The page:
Our earliest day ever began at 4:30 AM so that we could catch our return flight to Cusco on time. Unfortunately, we had almost eight hours of travel before we even got to the airport. We started with another five-hour boat ride via our motorized canoe. As a number of people were leaving simultaneously, we piled into one boat, covered head-to-toe to protect from the cold. With hoods and hats pulled over our eyes and blankets on our laps, we looked like patients in a tuberculosis sanitarium.
The boat ride ended in the mining town of Colorado, which reminded me of the non-sanitized version of the North American Wild West. The taxi next to us carried crates of chickens and bags of guinea pigs on its roof. The people working the dock were all tough-looking men, who seemed as if they’d not hesitate to get in a fight if you looked at them the wrong way. I didn’t feel unsafe, but there was a weird vibe that I hadn’t experienced anywhere else during the trip. Appropriately, we left in the sketchiest form of transportation yet. While the vehicle was in good condition, the taxi driver had a tendency to drive on the left side of the road, zipping over bumps and small ditches as quickly as possible. There were a number of close misses with cars, trucks, and motorbikes, accompanied by angry honking on both sides.
After an hour, we came to another river crossing. While Peru has some bridges, I suspect many areas don’t bother because the rain during the wet season is likely to wash them out. For example, the major bridge between the towns of Santa Theresa and Agua Calientes (where Machu Picchu is) washed out a few years ago, leaving the town with very limited access to the outside world. This river was particularly shallow and strong, an odd combination. Judging from the piles of rubble and the bulldozer perched atop one of them, mining had substantially altered this river’s natural flow. The sheer power needed to navigate across the river was worlds away from how we delicately maneuvered through Manu’s landscape. We took our leave of Fiorella here, who was picking up another group. We told her how much we enjoyed her company, local knowledge, and interpretation. Even though we were frequently disorganized and clueless, I think she enjoyed guiding us.
Another van ride and a plane flight later, we were back in Cusco. We headed over to the ChocoMuseo, part of a “chain” of similar museums. While it was far too late to participate in a chocolate making class, we did read over the well-written exhibits. Peru actually grows far less cocoa than I had thought, although they’ve quadrupled exports in the last few years. Although cocoa is native to South America, African countries now grow the majority of it. Unfortunately, the leader is Côte d’Ivoire, notorious for its labor abuses. Unfortunately, cocoa is not well-adapted for Africa’s soil and climate, forcing farmers to heavily fertilize and irrigate. In contrast, the Peruvian ecosystem is perfect for growing chocolate and so requires far fewer inputs. With a growing demand for Fair Trade and shade grown/organic chocolate, it seems like Peru has a perfect opportunity to help farmers switch from growing large plots of coca for cocaine to high-quality, high-paying cocoa.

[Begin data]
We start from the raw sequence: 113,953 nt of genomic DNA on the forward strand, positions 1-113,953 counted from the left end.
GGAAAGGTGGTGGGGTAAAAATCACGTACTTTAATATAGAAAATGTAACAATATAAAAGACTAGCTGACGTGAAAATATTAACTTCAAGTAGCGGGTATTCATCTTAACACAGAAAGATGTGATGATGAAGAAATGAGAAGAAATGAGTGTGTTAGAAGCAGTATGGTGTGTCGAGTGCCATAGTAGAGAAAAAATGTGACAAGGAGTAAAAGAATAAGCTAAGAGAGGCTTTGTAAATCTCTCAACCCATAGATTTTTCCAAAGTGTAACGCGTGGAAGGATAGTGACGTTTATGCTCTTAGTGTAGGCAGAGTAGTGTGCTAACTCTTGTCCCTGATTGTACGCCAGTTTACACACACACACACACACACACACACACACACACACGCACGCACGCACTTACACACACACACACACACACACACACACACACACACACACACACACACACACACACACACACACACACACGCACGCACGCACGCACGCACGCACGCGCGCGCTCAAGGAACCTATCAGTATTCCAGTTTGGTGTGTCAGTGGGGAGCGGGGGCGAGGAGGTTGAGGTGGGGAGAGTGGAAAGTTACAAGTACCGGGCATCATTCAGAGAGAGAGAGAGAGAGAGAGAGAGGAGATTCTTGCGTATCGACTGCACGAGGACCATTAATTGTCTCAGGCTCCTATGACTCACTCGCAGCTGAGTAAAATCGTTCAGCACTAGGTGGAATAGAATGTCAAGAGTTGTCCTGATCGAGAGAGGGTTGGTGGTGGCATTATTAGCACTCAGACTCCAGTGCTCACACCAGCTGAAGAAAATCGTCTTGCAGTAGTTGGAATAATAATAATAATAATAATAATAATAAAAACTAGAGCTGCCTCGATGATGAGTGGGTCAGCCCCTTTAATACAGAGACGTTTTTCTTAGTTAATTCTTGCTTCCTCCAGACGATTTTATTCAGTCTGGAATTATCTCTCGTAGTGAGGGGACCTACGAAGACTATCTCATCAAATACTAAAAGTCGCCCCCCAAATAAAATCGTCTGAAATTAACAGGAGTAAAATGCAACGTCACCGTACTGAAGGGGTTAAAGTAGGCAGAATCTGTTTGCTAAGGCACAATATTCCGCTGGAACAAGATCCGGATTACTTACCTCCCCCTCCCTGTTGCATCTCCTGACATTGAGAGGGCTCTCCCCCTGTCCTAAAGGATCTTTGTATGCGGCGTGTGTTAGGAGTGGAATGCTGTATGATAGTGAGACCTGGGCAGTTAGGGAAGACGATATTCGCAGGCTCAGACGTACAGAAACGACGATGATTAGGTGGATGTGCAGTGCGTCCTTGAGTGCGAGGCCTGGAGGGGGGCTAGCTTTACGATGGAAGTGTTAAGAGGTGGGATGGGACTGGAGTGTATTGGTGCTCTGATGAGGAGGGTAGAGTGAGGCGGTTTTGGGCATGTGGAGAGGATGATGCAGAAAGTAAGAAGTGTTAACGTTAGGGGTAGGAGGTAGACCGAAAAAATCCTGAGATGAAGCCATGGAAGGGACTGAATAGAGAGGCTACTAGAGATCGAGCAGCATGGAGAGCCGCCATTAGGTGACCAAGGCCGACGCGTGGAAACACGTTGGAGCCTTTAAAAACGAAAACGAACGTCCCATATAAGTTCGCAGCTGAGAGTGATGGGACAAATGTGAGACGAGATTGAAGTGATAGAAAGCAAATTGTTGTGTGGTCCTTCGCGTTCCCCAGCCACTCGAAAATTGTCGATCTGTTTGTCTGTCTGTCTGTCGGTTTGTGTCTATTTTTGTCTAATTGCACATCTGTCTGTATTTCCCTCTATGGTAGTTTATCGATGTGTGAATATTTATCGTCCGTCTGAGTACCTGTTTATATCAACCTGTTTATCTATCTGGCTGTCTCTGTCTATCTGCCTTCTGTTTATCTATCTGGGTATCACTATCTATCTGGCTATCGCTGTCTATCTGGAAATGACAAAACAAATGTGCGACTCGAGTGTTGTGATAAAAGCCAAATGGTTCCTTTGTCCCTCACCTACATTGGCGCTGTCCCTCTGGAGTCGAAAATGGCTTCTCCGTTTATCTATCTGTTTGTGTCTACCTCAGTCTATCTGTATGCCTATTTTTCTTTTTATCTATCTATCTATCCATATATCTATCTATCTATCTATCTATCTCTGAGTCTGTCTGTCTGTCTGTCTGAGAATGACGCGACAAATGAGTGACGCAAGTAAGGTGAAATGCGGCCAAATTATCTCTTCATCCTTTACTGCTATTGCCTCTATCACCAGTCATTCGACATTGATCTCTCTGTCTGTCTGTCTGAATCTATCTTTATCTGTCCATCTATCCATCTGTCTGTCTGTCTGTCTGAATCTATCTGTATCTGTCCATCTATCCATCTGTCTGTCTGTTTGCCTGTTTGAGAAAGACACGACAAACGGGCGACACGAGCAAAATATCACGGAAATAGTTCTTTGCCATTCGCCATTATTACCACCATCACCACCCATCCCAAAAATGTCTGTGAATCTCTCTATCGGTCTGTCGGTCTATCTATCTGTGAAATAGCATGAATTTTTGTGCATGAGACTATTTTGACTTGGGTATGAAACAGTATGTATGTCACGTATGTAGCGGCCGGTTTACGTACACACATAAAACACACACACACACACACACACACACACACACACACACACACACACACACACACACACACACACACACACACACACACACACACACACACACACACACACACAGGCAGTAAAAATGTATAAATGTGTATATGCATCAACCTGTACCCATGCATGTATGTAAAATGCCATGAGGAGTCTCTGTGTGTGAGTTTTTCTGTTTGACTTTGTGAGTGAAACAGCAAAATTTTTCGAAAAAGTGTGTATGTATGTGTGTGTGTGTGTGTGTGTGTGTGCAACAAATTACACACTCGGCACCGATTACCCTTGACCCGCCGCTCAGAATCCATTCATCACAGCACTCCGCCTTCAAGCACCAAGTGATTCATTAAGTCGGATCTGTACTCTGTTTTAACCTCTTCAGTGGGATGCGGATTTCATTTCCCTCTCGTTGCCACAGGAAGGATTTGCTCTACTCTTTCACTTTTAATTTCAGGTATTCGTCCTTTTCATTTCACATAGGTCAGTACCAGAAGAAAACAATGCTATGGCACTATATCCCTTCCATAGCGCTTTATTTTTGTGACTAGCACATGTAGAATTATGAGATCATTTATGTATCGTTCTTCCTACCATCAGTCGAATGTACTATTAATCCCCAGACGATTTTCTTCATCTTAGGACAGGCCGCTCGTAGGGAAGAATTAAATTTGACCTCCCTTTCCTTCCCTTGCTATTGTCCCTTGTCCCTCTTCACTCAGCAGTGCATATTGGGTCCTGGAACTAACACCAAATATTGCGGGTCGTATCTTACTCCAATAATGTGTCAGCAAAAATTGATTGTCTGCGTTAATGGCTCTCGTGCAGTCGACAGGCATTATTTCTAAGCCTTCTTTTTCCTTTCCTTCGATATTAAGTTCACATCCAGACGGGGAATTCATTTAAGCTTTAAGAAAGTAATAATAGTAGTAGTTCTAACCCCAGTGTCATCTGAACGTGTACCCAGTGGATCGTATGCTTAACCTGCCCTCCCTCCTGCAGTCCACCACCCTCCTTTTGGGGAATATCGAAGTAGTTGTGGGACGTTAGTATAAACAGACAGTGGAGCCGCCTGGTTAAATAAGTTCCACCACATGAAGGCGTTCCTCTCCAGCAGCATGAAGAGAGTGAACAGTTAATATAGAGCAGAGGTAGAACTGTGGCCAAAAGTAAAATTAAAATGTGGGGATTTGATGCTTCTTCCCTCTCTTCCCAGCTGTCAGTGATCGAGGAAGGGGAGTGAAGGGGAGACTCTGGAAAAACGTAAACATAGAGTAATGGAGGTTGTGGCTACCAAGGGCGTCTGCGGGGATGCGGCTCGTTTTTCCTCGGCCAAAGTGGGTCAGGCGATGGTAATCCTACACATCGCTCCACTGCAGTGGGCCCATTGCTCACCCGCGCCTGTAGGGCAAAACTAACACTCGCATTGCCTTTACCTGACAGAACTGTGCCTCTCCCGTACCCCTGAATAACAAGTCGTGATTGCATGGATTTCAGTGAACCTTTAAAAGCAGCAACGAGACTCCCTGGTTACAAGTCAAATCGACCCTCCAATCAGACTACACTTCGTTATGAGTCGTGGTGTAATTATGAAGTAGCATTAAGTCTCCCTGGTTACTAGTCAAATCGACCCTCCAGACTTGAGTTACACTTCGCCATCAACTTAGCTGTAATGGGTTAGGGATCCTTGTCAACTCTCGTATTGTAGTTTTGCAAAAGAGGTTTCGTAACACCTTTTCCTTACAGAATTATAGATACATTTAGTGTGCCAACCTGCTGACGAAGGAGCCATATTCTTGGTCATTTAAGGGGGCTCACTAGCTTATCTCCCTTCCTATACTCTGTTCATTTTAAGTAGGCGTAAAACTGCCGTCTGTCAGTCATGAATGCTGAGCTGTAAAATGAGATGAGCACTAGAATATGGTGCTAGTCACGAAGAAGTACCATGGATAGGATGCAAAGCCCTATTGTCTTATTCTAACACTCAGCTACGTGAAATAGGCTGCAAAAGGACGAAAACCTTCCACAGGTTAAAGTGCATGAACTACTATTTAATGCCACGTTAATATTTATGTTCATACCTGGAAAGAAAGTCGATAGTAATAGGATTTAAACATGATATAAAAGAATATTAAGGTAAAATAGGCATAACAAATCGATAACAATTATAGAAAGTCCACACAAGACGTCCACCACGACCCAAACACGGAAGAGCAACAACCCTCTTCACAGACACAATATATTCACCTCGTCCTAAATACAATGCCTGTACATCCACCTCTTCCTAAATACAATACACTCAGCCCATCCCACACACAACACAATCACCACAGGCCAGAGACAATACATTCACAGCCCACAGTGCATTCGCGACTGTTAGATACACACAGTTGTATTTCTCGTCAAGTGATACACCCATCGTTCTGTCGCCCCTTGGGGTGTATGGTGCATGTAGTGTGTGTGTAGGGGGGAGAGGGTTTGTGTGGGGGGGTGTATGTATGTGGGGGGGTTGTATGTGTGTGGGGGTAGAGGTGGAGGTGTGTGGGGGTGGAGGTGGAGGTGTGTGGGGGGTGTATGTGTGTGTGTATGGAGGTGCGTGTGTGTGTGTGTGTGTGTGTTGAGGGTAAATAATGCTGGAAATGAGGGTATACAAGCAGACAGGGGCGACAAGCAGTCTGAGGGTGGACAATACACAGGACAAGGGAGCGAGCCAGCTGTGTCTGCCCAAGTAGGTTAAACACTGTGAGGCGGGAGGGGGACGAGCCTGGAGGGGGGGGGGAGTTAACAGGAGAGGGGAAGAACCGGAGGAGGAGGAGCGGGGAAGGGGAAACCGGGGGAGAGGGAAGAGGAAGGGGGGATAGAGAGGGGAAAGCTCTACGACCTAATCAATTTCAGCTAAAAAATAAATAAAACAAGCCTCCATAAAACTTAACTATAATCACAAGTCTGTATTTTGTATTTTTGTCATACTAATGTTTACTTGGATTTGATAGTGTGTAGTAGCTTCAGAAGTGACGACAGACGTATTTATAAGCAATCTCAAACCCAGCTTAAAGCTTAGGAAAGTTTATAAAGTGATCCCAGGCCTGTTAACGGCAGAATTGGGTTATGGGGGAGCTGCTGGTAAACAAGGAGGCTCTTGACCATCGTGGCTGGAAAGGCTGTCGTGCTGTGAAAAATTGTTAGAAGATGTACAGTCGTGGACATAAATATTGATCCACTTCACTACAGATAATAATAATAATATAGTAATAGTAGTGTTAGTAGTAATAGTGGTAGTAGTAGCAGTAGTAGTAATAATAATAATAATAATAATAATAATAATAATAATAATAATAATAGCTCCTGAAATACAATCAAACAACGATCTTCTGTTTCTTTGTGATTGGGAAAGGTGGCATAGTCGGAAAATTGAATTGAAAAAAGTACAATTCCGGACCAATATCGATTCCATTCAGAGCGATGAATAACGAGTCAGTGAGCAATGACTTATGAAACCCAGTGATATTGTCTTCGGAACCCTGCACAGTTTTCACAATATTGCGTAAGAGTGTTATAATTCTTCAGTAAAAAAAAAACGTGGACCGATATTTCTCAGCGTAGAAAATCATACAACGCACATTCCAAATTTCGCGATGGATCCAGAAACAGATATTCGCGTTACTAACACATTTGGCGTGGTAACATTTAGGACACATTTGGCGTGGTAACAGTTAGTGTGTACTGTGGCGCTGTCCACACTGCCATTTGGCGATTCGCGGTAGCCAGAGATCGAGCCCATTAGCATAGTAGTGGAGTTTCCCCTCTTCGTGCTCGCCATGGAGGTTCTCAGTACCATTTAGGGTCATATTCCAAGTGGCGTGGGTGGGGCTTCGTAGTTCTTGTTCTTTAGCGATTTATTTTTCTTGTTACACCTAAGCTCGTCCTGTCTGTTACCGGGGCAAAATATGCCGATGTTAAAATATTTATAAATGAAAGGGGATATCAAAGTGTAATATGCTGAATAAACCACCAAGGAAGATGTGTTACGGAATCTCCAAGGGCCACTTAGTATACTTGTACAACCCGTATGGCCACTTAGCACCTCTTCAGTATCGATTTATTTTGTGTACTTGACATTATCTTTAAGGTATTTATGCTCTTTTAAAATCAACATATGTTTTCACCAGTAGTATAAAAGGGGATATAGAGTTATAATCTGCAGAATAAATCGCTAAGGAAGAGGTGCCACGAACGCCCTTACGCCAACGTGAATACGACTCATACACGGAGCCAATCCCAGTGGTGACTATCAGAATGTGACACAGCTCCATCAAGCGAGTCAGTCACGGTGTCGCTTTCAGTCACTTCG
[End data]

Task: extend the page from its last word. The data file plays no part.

We ended the day with a delightful dinner at Greens, an organic restaurant that wouldn’t have seemed out of place in D.C. Everything from the restaurant owning its own farm to the vegetarian choices warmed my hippie heart.
Today was our single free day in Cusco between scheduled trips. I wanted to visit four places – Sacsayhuaman, a substantial Incan ruin just outside of town; Qoricancha, one of the Incan temples of the Sun; the Inca Museum; and the Cathedral. It was only 1.5 miles to Sacsayhuaman and then another mile back to Qoricancha, which seemed like a perfect warm-up for the Inca Trail.
We set off from the hotel early enough that the streets were calm and the weather cool. Unfortunately, we discovered that climbing the steep roads to the top of the city was exhausting. We thought we were acclimated after retreating to the lowland, but our lungs said otherwise. We dragged our feet and stopped for breath at the top of every staircase. Thankfully, we were rewarded with a sweeping view of the city at the first entrance gate. From the words “Viva la Cuzco” carved in the mountains to the Plaza de Armes, the city was laid out like a map before us.
Unfortunately, we were far from the top. Although the lack of a written Incan language prevents anyone from really knowing, archeologists’ best guess is that the Incas originally built Sacsayhuaman as a religious center for “upper Cusco.” Later on, it transformed into a fortress when Manco Inca, the last Incan king, lay siege to Cusco in an attempt to drive the Spanish out. As both a religious center and a fortress, it was located pretty damn high above the city.
When we finished huffing and puffing our way to the top, we reached a ticket booth with no official markings. A man exited, declared we had to pay 140 soles (about $60), and then disappeared with our money. Getting antsy, I seriously wondered if he might have taken us for a ride. After he took his sweet time, standing there chatting with another guide, he finally gave us our tickets. Local people surrounded the ruins, all trying to offer their wares as guides or artisans. Between them and the street merchants, the phrase “No, gracias,” became an automatic response to everyone.
After hearing much about Sacsayhuaman, including the reputation as the“greatest Inca ruin outside of Machu Picchu,” I was surprised to see how little of the site remained. However, its limited existence made sense. The Spaniards ripped down as much as possible and local people had been taking stones from the site for years before the Peruvian government protected it.